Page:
Jay Farrar leads his new band, Son Volt, into a bright new future with their Warner Bros. debut, Trace

by Richard Byrne.

Riverfront Times of St. Louis, September 20-26, 1995
Reprinted without permission
Copyright 1995 Hartmann Publishing Co./Riverfront Times.

     In early August, I finally got a chance to log on to America OnLine's "No Depression" folder. "No Depression" is a bulletin board that takes its name from Uncle Tupelo's 1990 debut LP and is devoted entirely to the roots-rock genre that Belleville's favorite sons helped spearhead in the early part of this decade.

     "No Depression" both delighted and freaked me out. The obsessive interest was kinda weird. Chicago Reader columnist Bill Wyman weighed in on-line with a catty "report" from former Tupelo and current Wilco leader Jeff Tweedy's wedding. Other chatty types were talking about Blue Mountain and the Bottle Rockets.

     The dominant chatter, however, was about former Tupe Jay Farrar's new band, Son Volt. Not only had copies of Farrar's first LP with Son Volt -- Trace -- been circulating for a few months, but Son Volt had finally made a series of live appearances in the Midwest.

     Much of the discussion centered around interpreting the lyrics on Trace. Was this song about Uncle Tupelo? What was that song about? Which band is better -- Wilco or Son Volt?

     Chiefly, however, there were raves for both "Trace" and the live shows among the core constituency that made Uncle Tupelo, the Jayhawks and the Bottle Rockets so popular. A few dreamers saying that they wished that Wilco's A.M. and Son Volt's Trace were one LP.

     But mostly there were raves.

     Let me add my voice to theirs.

     Although adding a few of A.M.'s radio-friendly tracks would make Trace sound more than a little bit like an Uncle Tupelo LP, Son Volt's debut really doesn't need those contributions. It's something else entirely -- and something wholly fulfilling -- without them.

     Trace is a long love poem to the Mississippi River, with passages of sheer poetic intensity. It's also an emotional chronicle of the breakup of Farrar's former band. It touches on a variety of musical forms -- from alt-rock to country to folk -- without ever stopping long enough to be defined by any of them. It speaks in voices both loud and soft, both angry and mournful, both tender and rough. Along with Tricky's Maxinquaye -- a British rap and trip-hop LP that finds a similar poetry and invention in completely different musical forms -- I've found Trace to be the best LP that I've heard this year, with Farrar's finest work since Still Feel Gone.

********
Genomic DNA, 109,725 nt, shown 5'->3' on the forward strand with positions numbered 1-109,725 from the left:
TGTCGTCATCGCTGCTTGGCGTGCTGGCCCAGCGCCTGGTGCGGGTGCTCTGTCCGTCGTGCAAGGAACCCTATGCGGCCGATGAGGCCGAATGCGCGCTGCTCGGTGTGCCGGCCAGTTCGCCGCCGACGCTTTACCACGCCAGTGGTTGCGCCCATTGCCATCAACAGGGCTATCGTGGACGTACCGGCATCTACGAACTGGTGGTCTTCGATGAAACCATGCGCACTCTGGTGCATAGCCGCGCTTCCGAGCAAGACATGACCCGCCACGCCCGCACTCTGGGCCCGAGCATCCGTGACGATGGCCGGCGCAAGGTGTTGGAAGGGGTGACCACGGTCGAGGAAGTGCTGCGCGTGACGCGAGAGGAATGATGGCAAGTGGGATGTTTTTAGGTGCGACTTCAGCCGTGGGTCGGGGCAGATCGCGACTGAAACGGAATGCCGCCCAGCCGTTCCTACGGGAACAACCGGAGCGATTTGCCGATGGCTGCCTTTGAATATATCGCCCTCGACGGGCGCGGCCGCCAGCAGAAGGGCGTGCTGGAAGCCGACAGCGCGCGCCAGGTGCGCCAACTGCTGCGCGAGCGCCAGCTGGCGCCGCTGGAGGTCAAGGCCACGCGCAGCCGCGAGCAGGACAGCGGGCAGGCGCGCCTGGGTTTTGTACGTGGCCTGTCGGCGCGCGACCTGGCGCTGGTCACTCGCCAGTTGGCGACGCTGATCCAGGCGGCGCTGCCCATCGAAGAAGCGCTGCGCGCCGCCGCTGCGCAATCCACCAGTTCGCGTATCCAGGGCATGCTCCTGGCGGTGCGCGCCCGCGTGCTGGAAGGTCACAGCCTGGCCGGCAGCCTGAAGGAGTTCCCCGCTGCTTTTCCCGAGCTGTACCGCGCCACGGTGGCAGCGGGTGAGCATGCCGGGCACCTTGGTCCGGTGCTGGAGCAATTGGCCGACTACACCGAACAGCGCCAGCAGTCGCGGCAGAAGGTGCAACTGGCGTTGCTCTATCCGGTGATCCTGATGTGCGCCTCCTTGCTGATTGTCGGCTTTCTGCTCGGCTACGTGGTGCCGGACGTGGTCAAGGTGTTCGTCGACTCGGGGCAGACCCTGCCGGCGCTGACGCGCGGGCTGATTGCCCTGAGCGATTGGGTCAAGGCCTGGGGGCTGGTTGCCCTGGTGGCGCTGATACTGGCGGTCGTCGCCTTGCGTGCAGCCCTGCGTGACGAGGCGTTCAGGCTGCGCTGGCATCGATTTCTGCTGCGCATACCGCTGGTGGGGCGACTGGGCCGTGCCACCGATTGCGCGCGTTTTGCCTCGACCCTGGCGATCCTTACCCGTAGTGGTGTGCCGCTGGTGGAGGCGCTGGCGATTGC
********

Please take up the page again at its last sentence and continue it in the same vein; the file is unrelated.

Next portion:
When in doubt, move on
No need to sort it out.
-- "Drown"

     The Uncle Tupelo story is well known by now. Formed in Belleville, Ill., by Farrar, Tweedy and drummer Mike Heidorn (who played together in an earlier combo called the Primitives), Uncle Tupelo grew from its roots playing St. Louis bars in the late 1980's to a position as a regional, and then national, rock powerhouse with four LPs: No Depression (1990), Still Feel Gone (1991), March 16-20, 1992 (1992) and its major-label debut on Sire/Reprise, Anodyne (1993).

     The success did come at some cost, however. Heidorn left Uncle Tupelo in 1992, and differences between Farrar and Tweedy eventually split up the group -- which had been augumented with a new drummer, bassist, and multi-instumentalist for Anodyne -- in the spring of 1994.

     As Tweedy took the nucleus of the final Uncle Tupelo lineup to record almost immediately for Sire/Reprise under the name Wilco, Farrar took a different route with Son Volt, taking time and writing songs in the months right after the band's demise.

     "Really," says Farrar, "all the songs were written in a three-month period -- May, June and July of last year."

     Those months were right after Tupelo dissolved, and Farrar admits that the breakup and its aftermath colored the lyrics a bit.

     "At the time the songs were written," he says, "I'd been playing with the band for six or seven years. It was the first time in a while athat I'd been doing essentially nothing. There was a bit of alienation."

     It's an alienation that you can hear on songs like the first single from Trace, "Drown". It's a song that's studded with jagged blasts of blame, sorrow, frustration and destruction:

I want to find the right side of you.
If living right is easy,
Then what goes wrong --
You're causing it
To Drown.

     There are other songs -- mostly as the LP winds to its end -- that also showcase the alienation. "Loose String" is a catchy, shuffling ode to being an outcast, with all the lumps and its pleasures:

Loose string
You find the pieces don't fit in ...
Too much living is no way to die.

     The alienation takes a starker, and broader tone on a song like "Out of the Picture" -- a mournful dirge that begins with what seems to be a comment on the impersonal and captive nature of fame, and then broadens its scope to take in others caged by the same paradigm: